This was a stay that showed him a number of practices and cultures. He actually traveled with a party back to Constantinople and did meet with the Emperor Andronikos (the Greeks would be overthrown by Ottomans within a century). Then, Battutah went out as far as Samarkand, where the head of the Chagatai Khan stayed. Next, down south into northern India, roughly in 1334, where the kingdom had passed back and forth among relatives and rivals.
Sultan Muhammad bin Tughluq was head of the empire located in Delhi. The Sultan was powerful, respected Battutah’s skills as a judge, and he did hire him as Battutah had sought for nearly a decade. It was a scary choice. Muhammad was nuts. He would shower Battutah with gifts, then throw him in jail. After seven years of this gyrations, the sultan decided that his judge should become ambassador to China. Battutah was relieved and hopped a boat as quick as he could. But the journey would be perilous: shipwrecks, pirates, the overthrow of the sultan, and probably lots of scurvy. He did reach the Yuan dynasty, but it was in decline by that point, and he didn’t stay long.
Back Home to the Lands of Oranges, Fountains, and Atlantic Breezes
The next stop: crossing through three oceans. From China, Battuta sailed south in the Pacific, around the horn of India, and back up to the Mediterranean. His timing was both good and horrible. It was 1348 by time he returned through the Red Sea and Damascus. Everywhere–Syria, the Crimea, Europe, Africa–was being swept by the Black Death.
Somehow, Battutah did not succumb. Perhaps twenty years of travel had made him to ornery to be killed. Besides, the plague had been traversing the steppes before it went to Europe, so it’s quite possible he encountered it already in Samarkand or Guanghzou or in some other part of that 73,000 miles.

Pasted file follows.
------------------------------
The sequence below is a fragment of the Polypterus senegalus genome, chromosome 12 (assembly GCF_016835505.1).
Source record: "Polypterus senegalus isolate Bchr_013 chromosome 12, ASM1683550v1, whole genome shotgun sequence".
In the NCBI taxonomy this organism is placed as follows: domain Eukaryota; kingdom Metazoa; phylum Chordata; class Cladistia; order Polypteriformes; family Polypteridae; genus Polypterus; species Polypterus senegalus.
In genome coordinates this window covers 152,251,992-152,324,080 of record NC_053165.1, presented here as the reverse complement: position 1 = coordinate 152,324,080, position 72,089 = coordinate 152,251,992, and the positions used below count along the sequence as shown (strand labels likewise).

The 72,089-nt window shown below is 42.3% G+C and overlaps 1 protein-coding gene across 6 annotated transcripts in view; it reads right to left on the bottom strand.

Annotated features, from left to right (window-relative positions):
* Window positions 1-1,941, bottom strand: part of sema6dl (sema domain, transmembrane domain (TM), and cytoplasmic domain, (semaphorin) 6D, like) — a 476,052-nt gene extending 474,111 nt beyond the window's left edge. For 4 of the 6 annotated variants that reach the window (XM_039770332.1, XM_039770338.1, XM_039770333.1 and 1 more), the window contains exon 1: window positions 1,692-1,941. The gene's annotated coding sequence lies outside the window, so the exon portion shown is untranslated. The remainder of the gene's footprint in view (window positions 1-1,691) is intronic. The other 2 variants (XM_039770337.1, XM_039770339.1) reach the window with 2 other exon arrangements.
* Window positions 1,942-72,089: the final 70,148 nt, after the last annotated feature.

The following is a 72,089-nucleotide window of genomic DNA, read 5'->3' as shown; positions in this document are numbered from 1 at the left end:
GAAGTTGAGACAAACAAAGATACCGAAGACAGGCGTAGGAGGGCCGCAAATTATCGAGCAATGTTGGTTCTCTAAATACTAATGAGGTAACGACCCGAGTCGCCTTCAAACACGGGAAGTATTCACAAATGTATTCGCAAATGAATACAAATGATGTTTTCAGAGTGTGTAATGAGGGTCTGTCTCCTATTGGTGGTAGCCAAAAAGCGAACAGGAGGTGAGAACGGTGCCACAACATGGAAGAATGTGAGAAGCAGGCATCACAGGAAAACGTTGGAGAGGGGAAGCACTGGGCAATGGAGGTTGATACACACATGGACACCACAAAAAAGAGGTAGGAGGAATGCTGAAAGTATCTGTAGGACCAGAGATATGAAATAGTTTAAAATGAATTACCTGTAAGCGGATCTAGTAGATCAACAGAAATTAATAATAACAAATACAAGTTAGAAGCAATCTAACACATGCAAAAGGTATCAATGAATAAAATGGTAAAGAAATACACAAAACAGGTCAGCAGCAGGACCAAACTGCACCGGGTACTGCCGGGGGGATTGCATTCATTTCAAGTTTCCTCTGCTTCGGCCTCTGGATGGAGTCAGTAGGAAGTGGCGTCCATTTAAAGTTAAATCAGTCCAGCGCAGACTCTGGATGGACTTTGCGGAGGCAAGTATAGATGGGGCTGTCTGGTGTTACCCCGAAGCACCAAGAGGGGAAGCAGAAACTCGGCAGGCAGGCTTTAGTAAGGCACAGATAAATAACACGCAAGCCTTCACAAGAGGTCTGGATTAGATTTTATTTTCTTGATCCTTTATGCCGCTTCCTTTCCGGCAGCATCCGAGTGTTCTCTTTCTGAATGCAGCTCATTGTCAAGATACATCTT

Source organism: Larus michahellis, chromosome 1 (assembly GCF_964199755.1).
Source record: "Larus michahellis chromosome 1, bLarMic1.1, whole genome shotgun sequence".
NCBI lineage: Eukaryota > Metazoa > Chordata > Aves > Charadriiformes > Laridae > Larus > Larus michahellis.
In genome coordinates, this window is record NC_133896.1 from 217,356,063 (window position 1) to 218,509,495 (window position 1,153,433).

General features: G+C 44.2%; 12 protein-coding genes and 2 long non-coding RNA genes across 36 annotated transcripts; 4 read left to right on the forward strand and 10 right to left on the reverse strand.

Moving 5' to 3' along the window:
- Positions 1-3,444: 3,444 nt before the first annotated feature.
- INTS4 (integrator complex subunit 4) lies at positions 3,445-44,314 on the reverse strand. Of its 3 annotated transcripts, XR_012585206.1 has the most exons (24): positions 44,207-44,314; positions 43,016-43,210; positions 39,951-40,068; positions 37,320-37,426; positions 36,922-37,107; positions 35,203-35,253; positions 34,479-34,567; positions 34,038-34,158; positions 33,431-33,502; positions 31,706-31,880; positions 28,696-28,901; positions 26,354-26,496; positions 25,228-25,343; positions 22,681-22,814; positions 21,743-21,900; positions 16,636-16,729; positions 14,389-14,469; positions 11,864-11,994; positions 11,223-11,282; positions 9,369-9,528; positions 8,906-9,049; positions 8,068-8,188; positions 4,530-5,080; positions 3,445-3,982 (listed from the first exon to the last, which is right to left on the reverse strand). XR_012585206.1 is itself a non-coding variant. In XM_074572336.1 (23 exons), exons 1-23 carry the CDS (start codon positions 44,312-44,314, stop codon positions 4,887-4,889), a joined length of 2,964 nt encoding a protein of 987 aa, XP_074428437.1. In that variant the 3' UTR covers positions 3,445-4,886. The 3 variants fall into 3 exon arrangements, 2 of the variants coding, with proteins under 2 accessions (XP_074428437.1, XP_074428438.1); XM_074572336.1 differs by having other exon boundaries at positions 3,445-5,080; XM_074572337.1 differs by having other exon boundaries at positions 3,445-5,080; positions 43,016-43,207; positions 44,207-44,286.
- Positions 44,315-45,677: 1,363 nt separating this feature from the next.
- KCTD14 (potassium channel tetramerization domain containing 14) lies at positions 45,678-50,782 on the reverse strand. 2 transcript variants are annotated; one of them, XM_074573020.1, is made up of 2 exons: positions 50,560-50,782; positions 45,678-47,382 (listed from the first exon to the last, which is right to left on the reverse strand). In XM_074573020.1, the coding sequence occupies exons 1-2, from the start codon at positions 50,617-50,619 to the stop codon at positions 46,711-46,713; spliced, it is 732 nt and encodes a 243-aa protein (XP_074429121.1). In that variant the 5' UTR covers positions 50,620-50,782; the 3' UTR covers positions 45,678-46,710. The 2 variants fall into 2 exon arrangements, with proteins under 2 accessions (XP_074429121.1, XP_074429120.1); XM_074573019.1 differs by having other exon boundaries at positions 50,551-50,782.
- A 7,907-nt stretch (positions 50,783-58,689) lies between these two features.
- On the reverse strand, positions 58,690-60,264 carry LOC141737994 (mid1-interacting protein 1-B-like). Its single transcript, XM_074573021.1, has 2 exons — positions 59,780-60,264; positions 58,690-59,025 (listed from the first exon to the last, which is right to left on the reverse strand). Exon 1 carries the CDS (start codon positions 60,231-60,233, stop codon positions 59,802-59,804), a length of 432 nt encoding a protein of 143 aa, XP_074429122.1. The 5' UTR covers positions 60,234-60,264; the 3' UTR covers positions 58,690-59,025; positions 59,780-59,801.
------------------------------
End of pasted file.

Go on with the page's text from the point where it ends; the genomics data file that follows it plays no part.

He was robbed and imprisoned several times, yet he did not cross paths with armies or battles. Thus, some point out that this was evidence of the Pax Mongolica, the peace that came with the empire, despite its split and its reputations for mayhem. On the other hand, the land and seas that he crossed were vast, and it’s just possible he was lucky enough to miss any of the thousands of skirmished that happened in the region across the years.
He had one more stop. This time he went up to the al-Andalus, the southern tip of Spain. Here were cities of the Moors, the Moroccans and Muslims who had developed a beautiful series of beautiful cities in southern Spain. The Catholics in the north were unhappy about it, and they would take it back within a century, but not yet. Here, he went to Granada:
Thence [from Malaga] I went to on the city of Gharnata [Granada], the metropolis of Andalusia and the bride of its cities. Its environs have not their equal in any country in the world. They extend for the space of forty miles, and are traversed by the celebrated river of Shannil [Xenil] and many other streams. Around it on every side are orchards, gardens, flowery meads, noble buildings, and vineyards. One of the most beautiful places there is “Ayn ad-dama” [the Fountain of Tears], which is a hill covered with gardens and orchards and has no parallel in any other country. [from Gibb]
And to Malaga, a city I was happy to visit a few years back. The remains of an Islamic castle city high above the island’s beaches. The fountains are still there.
At last in 1354, he went “home” to Morocco, although he had had many homes by then. Journey’s end. There and back again, as another writer once said. The ruler of Morocco made a suggestion. He should do a travel blog and write of his journeys.
It was called A Masterpiece to Those Who Contemplate the Wonders of Cities and the Marvels of Travelling or the short form, Riahl. It wasn’t read much back in that century, but has come down the ages to be one of the greatest travel stories and histories of places and times that the world has known.